Sunday musings: Wine windows, CBP seized $2 billion, Not-so-risky subways

wine windows

Black death “wine windows” come back for COVID-19

Another reminder that the “old-days” plague precautions still work. Wine windows permit drinking with social distancing from, at least, the bartenders. US Customs confiscates $2 billion a year from travelers at border and passport control. And, finally, studies are showing that subway and Metro systems are not the super-virus-spreaders many fear.

Medieval ‘wine windows’ are reopening, reviving Italian plague tradition

During the black death, social distancing was enforced during happy hour was blended with social distancing via a wine window. There were hundreds of these wine windows throughout Tuscany. Today, the ones that are left have been put to use again as we fight a new pandemic. The Italians have always found creative ways to deal with this COVID-19 pandemic. They started singing opera to each other. Some Italians used fishing poles to clink wine glasses together during happy hours. And now, they have revived the medieval wine windows.

These days, we know just as well as medieval Italians that a stiff drink can go a long way to ease troubles during the global coronavirus pandemic.

Thus, the “wine windows,” or buchette del vino, of Tuscany. They are just as they sound: pint-size hatches, carved into the concrete walls of urban wineries and shops, where beverage merchants would serve sips at a safe social distance.

First introduced in the 1600s, their true purpose went untapped for centuries after the plague — that is, until a new one came along this year.

“Everyone is confined to home for two months and then the government permits a gradual reopening,” the Wine Window Association website reads. “During this time, some enterprising Florentine Wine Window owners have turned back the clock and are using their Wine Windows to dispense glasses of wine, cups of coffee, drinks, sandwiches and ice cream — all germ-free, contactless!”

Homeland Security seized $2 billion from travelers, report says

You are being secretly taxed at airportsReports from airport customs and border protection checkpoints indicate that billions of dollars have been confiscated. The money comes from passengers trying to pass through with more than $10,000 in cash. This may be the most important lesson to be learned — don’t carry more than $10,000 in cash. If you are carrying a large sum of money, declare it. The requirements to declare currency are clearly displayed in Customs and Border Protection checkpoints and on the agency’s website.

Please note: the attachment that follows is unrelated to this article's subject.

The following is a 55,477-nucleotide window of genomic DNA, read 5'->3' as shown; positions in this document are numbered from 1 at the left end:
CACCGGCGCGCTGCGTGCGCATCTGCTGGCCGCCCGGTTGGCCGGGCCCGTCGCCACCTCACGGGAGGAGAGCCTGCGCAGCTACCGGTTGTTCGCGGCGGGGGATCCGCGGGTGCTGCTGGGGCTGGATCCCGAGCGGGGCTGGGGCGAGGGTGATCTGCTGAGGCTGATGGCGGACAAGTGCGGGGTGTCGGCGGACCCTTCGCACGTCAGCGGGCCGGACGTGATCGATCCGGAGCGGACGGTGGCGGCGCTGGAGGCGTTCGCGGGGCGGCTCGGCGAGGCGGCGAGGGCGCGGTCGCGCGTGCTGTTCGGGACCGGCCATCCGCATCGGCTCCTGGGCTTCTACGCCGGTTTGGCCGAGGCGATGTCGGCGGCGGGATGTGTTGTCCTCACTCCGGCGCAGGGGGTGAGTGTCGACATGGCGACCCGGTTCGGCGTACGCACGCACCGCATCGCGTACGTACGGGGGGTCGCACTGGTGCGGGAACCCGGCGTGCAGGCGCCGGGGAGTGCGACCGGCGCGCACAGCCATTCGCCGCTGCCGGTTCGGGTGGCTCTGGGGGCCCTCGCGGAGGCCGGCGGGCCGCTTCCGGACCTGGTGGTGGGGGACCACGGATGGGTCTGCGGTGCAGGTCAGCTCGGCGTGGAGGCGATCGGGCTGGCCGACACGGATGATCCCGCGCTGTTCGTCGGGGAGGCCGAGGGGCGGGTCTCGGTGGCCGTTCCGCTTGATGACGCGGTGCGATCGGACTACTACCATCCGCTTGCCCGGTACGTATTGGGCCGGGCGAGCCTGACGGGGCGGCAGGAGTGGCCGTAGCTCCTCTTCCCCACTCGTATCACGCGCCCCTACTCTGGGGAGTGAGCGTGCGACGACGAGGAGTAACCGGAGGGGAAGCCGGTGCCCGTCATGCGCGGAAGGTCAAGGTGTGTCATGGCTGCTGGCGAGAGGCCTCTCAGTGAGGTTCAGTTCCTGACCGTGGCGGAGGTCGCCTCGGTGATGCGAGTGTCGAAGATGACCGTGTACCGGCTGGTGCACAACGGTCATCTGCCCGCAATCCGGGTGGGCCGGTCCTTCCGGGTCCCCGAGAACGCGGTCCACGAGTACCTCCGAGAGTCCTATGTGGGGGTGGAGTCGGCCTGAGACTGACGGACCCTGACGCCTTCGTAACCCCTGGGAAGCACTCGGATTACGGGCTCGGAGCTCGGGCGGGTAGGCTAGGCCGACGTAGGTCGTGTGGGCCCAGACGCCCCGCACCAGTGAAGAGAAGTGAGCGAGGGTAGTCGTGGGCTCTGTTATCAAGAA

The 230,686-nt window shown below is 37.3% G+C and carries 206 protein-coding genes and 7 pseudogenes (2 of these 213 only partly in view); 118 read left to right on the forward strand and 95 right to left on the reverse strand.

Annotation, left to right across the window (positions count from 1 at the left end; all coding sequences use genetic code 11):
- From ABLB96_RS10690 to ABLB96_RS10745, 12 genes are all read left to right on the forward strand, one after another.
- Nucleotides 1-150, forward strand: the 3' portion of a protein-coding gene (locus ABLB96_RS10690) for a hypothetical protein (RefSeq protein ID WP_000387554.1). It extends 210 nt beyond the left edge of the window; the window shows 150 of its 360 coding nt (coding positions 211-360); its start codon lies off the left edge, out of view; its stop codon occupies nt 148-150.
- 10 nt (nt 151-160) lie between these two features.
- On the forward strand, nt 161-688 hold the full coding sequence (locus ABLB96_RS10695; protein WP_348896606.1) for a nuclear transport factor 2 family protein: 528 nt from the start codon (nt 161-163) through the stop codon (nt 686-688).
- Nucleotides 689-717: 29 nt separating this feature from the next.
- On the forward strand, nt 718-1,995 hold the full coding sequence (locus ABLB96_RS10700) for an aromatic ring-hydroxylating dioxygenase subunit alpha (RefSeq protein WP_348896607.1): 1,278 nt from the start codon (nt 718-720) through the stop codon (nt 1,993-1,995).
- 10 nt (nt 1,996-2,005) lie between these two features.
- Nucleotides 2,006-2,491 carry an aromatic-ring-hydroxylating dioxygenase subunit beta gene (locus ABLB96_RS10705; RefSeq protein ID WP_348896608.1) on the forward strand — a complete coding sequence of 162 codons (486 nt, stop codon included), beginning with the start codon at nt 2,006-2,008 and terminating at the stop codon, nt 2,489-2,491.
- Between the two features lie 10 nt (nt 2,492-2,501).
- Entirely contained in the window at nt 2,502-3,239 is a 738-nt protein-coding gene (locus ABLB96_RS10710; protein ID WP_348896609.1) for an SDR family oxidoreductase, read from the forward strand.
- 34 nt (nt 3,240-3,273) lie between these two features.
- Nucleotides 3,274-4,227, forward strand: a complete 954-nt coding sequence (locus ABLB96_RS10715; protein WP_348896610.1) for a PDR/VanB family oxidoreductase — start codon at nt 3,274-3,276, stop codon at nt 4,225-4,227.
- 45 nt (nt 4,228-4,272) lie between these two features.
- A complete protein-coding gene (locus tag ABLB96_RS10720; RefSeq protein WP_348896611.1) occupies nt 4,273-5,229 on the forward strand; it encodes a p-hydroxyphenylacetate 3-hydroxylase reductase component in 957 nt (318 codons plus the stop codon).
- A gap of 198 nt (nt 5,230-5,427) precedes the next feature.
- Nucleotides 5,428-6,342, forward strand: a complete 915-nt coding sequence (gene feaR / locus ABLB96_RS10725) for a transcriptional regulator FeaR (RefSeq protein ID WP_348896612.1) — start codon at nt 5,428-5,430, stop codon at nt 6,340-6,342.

Individuals may ask for the return of their confiscated money. They must prove that the intended use and the source of the money are legal.

Critics argue federal agencies are abusing civil forfeiture to fatten budgets, since the cash flows into government coffers and is redistributed. The report found DHS airport seizures have exploded over the decade-and-a-half studied, climbing 178 percent. In all, DHS agencies made more than 30,500 cash seizures during the period.

Dulles International Airport led the nation in DHS seizures during 2016, the latest year for which data was available. About $41 million was taken from travelers, or nearly a quarter of the amount seized nationwide, according to the report. Dulles only accounts for 2 percent of the nation’s air travelers.

“When you consider that these agencies have the ability to seize different types of property wherever they operate, the scope of the entire program is just so large,” said Jennifer McDonald, senior research analyst at IJ and the author of the report. “The reason we focused on cash seizures at airports is because we’ve heard they are some of the most abusive.”

Is the Subway Risky? It May Be Safer Than You Think

public transportation woes

DC’s Metro Station ©Leocha

New studies in Europe and Asia suggest that riding public transportation is not a major source of transmission for the coronavirus. Travelers United has already covered some of these studies. We are great advocates of public transportation. In New York City, the subway is a ghostland these days as 90 percent of riders shun public transportation. In Washington, DC, the Metro system is almost empty, even during rush hour. Everyone is working from home. But all seem to think that the Metro is a source of coronavirus.

The Subway and Metro systems are not the sources of major outbreaks of COVID-19. Nervous locals can take these forms of public transportation with normal precautions. Wear masks, refrain from touching poles and other objects, don’t touch your face, and then wash your hands as soon as you get home.

In countries where the pandemic has ebbed, ridership has rebounded in far greater numbers than in New York City — yet there have been no notable superspreader events linked to mass transit, according to a survey of transportation agencies conducted by The New York Times.

Those findings could be evidence that subways, commuter railways and buses may not be a significant source of transmission, as long as riders wear masks and train cars or buses never become as intensely crowded as they did in pre-pandemic rush hours.

In Paris, public health authorities conducting contact tracing found that none of the 386 infection clusters identified between early May and mid-July were linked to the city’s public transportation.

A study of coronavirus clusters in April and May in Austria did not tie any to public transit. And in Tokyo, where public health authorities have aggressively traced virus clusters, none have been linked to the city’s famously crowded rail lines.

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